As long as the dog has structure in its life, most of them are always willing to learn new things. They also tend to learn a lot quicker, too. In addition, just think most of the dogs that come into the rescue are between 2 and 5 years old. Some are housetrained already and few have accidents once they’ve adjusting to their new home. They have already gone through their rambunctious puppy stage that drives almost anyone nutty. They are content to sit and watch TV with the family instead of constantly being on the move; but are all for getting up to go for a long run, play an intense game of ball in the backyard with the kids or do some obedience work. Middle aged dogs can be a blessing for some families. Some people, who have already gone through the puppy stages want another dog, but do not want to go through the puppy stages, again!
They are more than happy to adopt a middle aged, more mature dog that still has its whole life ahead of them, without having to go through puppy stuff. As we said, middle aged dog or puppy, it is your preference. We can’t answer that one for you. All we ask is that you consider a middle aged dog, the shelters are full of them and most of the dogs that come to us are middle aged. Older does not mean geriatric, they still have so much spunk and get up and go. Don’t get us wrong, puppies are wonderful to have, but middle aged dogs can be just as fun and wonderful. Remember, puppies turn into older dogs; they don’t stay puppies forever (size-wise. Adult GSDs can be big puppies forever!).
The German shepherd dog aka GSD is a wonderful breed, but it is a “high maintenance” animal not suited for everyone. If you are unfamiliar with the German shepherd dog breed, please take the time to educate yourself about the breed before adopting one into your family. In the end, you will be grateful that you did your homework!
A courtesy post is simply that, a courtesy. A dog listed as courtesy in the available dogs is a dog that GSDRI has NOT evaluated nor have we accepted the dog formally into our rescue for various reasons. A lot of times an individual took in a GSD, and we are simply helping that individual get the dog more exposure. In any case, the dog has no affiliation with GSDRI.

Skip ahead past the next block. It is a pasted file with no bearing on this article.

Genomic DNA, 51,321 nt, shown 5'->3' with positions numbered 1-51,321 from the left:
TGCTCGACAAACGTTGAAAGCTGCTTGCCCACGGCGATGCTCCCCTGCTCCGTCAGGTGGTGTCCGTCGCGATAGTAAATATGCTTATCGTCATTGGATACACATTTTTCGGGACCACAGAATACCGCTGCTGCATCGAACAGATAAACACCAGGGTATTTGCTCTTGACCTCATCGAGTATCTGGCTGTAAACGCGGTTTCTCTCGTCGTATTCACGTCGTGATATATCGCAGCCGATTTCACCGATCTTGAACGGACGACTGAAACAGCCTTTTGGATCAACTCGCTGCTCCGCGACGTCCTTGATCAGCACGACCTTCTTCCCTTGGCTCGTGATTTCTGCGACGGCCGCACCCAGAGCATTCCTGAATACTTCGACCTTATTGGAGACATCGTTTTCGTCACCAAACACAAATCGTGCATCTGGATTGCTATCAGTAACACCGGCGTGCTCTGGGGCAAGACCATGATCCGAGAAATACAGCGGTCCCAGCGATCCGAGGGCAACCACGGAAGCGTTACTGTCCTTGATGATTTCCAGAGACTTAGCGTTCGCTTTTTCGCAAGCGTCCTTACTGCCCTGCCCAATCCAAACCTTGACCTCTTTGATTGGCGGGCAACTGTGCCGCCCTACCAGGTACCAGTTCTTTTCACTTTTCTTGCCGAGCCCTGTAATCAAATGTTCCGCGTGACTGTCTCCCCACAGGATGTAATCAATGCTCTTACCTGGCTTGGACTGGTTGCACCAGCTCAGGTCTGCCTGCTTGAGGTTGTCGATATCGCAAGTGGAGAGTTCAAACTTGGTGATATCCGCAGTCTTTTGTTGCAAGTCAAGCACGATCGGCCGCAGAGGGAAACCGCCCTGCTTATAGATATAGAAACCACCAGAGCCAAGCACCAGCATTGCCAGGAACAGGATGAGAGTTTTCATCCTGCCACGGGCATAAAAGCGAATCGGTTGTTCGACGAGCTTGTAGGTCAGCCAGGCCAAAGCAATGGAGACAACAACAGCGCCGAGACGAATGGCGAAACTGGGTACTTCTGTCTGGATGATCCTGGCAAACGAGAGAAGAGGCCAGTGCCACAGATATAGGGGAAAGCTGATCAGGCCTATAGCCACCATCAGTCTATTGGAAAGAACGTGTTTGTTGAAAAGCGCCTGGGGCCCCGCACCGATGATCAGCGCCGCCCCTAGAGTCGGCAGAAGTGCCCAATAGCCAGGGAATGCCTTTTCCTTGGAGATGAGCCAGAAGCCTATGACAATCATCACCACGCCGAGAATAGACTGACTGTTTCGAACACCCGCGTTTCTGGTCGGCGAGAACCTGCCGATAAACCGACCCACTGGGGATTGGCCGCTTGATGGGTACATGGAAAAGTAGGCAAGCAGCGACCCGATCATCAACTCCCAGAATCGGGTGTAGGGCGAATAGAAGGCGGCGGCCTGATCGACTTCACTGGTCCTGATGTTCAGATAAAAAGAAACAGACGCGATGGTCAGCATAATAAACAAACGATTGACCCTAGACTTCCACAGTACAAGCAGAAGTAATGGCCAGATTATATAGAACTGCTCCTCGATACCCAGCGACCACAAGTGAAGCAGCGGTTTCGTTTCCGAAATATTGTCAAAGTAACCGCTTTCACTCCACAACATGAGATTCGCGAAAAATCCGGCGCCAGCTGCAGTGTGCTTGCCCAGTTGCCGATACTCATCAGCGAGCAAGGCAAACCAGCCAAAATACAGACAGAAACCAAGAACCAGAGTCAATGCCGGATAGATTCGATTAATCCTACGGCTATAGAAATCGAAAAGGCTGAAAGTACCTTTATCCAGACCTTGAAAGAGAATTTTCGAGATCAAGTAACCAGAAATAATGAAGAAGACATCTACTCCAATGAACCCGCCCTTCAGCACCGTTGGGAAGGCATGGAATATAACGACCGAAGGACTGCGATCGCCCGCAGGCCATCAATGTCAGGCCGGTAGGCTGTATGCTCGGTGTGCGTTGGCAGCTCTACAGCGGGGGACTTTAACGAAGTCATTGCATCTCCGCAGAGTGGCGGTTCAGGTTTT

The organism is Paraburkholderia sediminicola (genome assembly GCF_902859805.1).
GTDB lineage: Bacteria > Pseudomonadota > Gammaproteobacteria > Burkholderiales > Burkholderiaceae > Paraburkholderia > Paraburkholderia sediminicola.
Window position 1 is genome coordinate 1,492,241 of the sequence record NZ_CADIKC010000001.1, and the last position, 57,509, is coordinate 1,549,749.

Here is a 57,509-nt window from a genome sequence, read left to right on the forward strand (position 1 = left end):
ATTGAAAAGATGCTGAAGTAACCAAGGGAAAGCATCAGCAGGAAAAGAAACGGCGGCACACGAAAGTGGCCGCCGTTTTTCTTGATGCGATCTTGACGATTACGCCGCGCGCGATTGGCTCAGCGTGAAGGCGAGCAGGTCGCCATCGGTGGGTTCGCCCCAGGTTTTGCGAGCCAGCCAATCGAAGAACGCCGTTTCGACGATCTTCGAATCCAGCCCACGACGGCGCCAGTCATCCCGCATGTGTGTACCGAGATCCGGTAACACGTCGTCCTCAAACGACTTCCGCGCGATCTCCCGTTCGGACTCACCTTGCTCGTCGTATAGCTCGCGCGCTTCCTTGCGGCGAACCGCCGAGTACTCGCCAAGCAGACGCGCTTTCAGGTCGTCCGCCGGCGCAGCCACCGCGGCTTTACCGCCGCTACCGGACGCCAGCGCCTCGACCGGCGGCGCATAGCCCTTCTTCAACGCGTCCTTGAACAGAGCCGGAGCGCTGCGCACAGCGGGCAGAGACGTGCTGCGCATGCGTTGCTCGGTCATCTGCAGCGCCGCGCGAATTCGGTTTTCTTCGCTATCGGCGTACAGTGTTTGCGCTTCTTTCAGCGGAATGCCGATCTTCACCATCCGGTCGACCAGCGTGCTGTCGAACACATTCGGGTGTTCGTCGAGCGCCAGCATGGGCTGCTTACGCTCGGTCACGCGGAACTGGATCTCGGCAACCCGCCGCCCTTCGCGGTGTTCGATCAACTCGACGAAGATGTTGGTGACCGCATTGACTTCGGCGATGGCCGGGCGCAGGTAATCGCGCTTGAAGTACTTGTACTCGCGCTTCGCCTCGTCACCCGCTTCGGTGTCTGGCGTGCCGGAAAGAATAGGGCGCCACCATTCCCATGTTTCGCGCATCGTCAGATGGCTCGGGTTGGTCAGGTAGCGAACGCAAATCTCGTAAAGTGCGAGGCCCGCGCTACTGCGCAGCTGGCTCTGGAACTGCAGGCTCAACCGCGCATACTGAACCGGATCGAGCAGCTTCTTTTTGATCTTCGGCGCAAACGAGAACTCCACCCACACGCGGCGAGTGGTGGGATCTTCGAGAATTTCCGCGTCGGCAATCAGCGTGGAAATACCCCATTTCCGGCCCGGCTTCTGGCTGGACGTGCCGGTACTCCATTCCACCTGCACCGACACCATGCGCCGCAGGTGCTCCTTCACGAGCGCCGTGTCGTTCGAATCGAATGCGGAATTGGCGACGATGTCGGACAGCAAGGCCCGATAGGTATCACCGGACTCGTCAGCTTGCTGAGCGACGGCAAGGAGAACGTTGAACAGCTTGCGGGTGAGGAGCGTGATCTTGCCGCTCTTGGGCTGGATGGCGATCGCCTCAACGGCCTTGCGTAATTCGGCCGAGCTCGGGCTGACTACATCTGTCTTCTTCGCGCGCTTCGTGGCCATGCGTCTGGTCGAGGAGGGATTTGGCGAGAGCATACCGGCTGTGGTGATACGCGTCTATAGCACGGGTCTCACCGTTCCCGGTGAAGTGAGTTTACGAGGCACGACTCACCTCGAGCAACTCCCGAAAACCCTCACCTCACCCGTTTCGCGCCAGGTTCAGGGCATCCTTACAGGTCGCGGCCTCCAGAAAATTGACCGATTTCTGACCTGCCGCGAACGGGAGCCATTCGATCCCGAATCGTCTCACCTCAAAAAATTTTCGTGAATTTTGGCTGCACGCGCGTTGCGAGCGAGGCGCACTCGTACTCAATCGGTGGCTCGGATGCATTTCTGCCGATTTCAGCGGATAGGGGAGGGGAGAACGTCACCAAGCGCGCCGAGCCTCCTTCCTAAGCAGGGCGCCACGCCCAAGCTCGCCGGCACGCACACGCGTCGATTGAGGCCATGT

The German Shepherd Dog - A Quick Glance
The German shepherd dog (GSD) breed was developed for service as a herding and general purpose working animal. The desire to “work” or do something is genetic and is stronger in some GSDs than in others. Most adult GSDs are loyal, loving, protective, and intelligent. Without proper training, GSD can also be rambunctious, destructive of property, and exhausting to live with. It is up to you to guide your dog to suit your lifestyle and that of your family. Most, if not all, GSD need training and a structured lifestyle to thrive in the home and become a canine good citizen.
The German shepherd dog is a large, active dog with a dense double coat. This double coat sheds year round, and produces even greater volumes of fur when the dogs “blow coat” in the spring and fall. Some shed more than others did, especially when not groomed on a regular basis. For some owners, this is not a trivial point.
You should consider the following recommendations as your basic commitment to your new GSD:
- Take an obedience course to assure that you are the dog’s leader.
- Be prepared to socialize your dog by exposing it to as many people, dogs, and situations as possible to develop its confidence.
- Vigorously exercise the adult GSD at least 20 minutes daily.
- Brush the coat often; every other day or weekly is recommended.
- Trim nails, clean ears, and brush teeth as needed.
- Before a problem gets out of hand, be willing to call a trainer, behaviorist, or a member of a local rescue group for help.